Benjamin Bestgen: 52 attempts to make jurisprudence interesting



Benjamin Bestgen

Benjamin Bestgen, the author of the jurisprudential primer series published in Scottish Legal News and Irish Legal News, reflects on a year of his articles – from their inception in far-flung New Zealand to their conclusion in besieged Jersey.

My little jurisprudential-philosophical thought pieces started in March 2020 when I was under lockdown in Auckland, New Zealand and needed something to keep me intellectually engaged and occupy my time productively.

Scottish Legal News editor Kapil Summan and the SLN team were very open to the idea of me volunteering these primers, in the hope that they would give people something to think about besides Donald Trump’s insanity, Covid or Boris Johnson’s latest antics.

I’m obviously not John Grisham or Alexander McCall-Smith, so we initially considered that I might write 10 articles and see how we go. These grew to 20 and soon it became “as many as you have material for and want to publish”. Law and philosophy have no shortage of things to write about but all things need to end before they get stale, so I proposed I would aim for 52, one full year of attempts to make jurisprudence interesting.

Kapil proved to be a tireless and encouraging editor with a keen eye for detail and many of these articles are improved as a result of his attention. I owe him a great thanks for his many hours of work and guidance throughout the course of this series.

I also owe gratitude to you, the readers of SLN and Irish Legal News, because if these primers had not proven reasonably popular with at least a sizeable number of you, I daresay the series would not have been allowed to continue for that long. I don’t take your time or interest for granted and very much enjoyed every piece of praise, constructive criticism, general comment or sharing of my articles I received or became aware of.

Some of you have evenly kindly suggested topics for me to investigate and write about and wherever I’ve done that, I’ve asked Kapil to include a thank you note to ensure you got the credit for providing your thoughts and inspiration.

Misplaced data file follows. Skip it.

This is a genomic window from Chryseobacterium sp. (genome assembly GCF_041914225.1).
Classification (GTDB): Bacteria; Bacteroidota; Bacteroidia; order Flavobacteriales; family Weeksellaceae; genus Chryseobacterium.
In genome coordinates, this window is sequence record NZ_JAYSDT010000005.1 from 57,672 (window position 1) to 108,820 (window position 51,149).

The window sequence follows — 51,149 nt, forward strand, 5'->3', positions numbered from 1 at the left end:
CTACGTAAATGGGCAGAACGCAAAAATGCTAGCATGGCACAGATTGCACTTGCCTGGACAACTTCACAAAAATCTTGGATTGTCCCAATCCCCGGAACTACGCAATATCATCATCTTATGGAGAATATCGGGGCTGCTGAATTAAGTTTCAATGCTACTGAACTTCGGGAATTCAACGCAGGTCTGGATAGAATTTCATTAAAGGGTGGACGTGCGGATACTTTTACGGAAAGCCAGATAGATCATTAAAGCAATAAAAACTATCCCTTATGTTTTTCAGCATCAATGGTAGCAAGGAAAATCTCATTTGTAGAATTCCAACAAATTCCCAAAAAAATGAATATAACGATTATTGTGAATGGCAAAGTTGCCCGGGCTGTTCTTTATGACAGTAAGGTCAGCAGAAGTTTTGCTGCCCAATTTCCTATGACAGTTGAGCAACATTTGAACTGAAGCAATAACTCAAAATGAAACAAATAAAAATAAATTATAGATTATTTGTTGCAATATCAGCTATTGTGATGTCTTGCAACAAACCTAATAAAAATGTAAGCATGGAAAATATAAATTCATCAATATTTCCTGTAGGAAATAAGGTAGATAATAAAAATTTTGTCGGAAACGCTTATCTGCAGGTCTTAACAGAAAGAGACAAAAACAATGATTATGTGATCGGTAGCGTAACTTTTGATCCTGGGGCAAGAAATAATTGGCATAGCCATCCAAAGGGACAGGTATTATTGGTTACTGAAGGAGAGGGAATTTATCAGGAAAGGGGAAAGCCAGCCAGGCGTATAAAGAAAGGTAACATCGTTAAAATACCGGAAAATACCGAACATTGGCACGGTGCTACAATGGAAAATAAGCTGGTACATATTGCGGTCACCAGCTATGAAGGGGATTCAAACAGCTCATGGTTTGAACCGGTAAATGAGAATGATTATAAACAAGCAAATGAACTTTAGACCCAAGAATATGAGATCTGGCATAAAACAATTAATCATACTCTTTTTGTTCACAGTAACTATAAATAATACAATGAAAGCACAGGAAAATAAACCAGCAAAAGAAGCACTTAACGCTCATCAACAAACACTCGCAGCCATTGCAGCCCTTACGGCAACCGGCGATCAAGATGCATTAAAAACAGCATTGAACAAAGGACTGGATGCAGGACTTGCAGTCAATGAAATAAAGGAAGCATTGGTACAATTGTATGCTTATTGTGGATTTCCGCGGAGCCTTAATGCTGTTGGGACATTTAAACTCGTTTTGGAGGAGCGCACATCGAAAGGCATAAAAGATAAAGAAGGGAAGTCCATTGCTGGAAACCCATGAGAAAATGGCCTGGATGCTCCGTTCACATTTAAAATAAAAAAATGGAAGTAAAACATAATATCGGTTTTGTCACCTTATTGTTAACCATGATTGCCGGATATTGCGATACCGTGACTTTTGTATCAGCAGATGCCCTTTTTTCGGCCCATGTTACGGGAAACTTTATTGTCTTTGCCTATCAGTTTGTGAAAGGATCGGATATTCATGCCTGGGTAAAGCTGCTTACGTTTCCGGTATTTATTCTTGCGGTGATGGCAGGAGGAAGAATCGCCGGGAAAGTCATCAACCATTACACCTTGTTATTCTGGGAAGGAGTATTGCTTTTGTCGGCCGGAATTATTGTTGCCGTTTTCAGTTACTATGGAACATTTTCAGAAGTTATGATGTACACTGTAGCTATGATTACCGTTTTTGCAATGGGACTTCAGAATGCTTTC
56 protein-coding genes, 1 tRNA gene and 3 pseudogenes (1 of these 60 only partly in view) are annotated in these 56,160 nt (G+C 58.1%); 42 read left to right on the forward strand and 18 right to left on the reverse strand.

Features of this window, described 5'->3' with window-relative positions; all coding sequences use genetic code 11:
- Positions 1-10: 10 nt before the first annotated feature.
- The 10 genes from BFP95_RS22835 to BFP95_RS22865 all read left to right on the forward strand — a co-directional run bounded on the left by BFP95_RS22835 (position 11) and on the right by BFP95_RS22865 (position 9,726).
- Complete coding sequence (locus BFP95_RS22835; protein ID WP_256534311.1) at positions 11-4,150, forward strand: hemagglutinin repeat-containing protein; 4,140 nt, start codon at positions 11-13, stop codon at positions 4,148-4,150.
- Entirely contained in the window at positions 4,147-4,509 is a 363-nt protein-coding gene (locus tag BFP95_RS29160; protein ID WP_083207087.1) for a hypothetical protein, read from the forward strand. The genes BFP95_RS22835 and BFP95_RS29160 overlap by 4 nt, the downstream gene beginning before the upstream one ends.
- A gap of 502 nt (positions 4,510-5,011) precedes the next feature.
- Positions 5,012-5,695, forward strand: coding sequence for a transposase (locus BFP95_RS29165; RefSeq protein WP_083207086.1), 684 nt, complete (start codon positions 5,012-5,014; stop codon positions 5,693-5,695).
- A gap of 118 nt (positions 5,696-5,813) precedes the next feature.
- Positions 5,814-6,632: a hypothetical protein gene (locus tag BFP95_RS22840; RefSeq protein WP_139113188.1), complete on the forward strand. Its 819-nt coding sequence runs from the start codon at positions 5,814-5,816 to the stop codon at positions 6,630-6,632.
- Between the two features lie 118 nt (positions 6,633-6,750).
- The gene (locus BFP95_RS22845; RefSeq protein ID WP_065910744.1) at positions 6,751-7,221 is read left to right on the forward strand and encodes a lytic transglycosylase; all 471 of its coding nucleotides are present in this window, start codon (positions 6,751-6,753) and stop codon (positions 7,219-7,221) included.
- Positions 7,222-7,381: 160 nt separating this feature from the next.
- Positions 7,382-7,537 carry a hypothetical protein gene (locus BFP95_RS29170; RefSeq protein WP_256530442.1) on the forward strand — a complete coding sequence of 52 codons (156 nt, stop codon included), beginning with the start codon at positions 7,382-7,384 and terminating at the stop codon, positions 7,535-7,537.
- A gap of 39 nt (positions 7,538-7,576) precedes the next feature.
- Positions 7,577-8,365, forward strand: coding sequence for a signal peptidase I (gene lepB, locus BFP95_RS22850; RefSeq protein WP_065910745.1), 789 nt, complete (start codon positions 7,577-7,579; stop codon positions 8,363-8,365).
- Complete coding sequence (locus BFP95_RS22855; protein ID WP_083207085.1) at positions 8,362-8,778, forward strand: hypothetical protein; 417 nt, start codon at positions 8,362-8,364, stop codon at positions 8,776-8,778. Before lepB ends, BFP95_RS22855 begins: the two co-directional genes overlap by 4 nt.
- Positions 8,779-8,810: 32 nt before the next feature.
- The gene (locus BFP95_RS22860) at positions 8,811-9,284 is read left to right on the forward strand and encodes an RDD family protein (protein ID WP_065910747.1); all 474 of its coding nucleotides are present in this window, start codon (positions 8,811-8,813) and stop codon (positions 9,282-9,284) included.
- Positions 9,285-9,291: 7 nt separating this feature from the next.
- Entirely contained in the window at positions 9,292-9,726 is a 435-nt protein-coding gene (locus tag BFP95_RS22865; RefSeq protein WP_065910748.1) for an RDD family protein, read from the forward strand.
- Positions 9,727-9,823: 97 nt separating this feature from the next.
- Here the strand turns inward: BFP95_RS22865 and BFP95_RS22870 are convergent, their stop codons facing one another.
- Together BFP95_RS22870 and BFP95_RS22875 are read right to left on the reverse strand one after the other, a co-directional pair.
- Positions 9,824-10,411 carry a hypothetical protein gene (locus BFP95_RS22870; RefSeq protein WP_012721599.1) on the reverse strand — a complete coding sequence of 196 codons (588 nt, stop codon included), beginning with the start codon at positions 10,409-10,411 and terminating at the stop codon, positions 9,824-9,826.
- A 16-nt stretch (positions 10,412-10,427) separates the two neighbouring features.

Lastly, almost every article draws heavily on the works of countless philosophers, researchers, academics, writers, artists and jurists, both dead and alive – my greatest thanks go to each and every one of them. Their achievements, arguments and research deserve full credit and any mistake or inelegant summary of their points is entirely my fault.

But it’s not time to fully call it quits on these primers, so a full and final thanks will have to wait. I’m happy to say that the articles will be revised, updated and compiled in a book, together with some bonus articles, for free download from the SLN and ILN websites in due course.

I’m very excited about this and work on this project has already started. Watch this space and, once it’s done, you are welcome to download your own copy, to read at leisure and with all articles in one place.

Until then, I recommend good thinking on the one hand and good food, humour and company on the other to keep our spirits up while we navigate the surreal times we find ourselves in.

Benjamin Bestgen is a solicitor and notary public (qualified in Scotland). He also holds a Master of Arts degree in philosophy and tutored in practical philosophy and jurisprudence at the Goethe Universität Frankfurt am Main and the University of Edinburgh.



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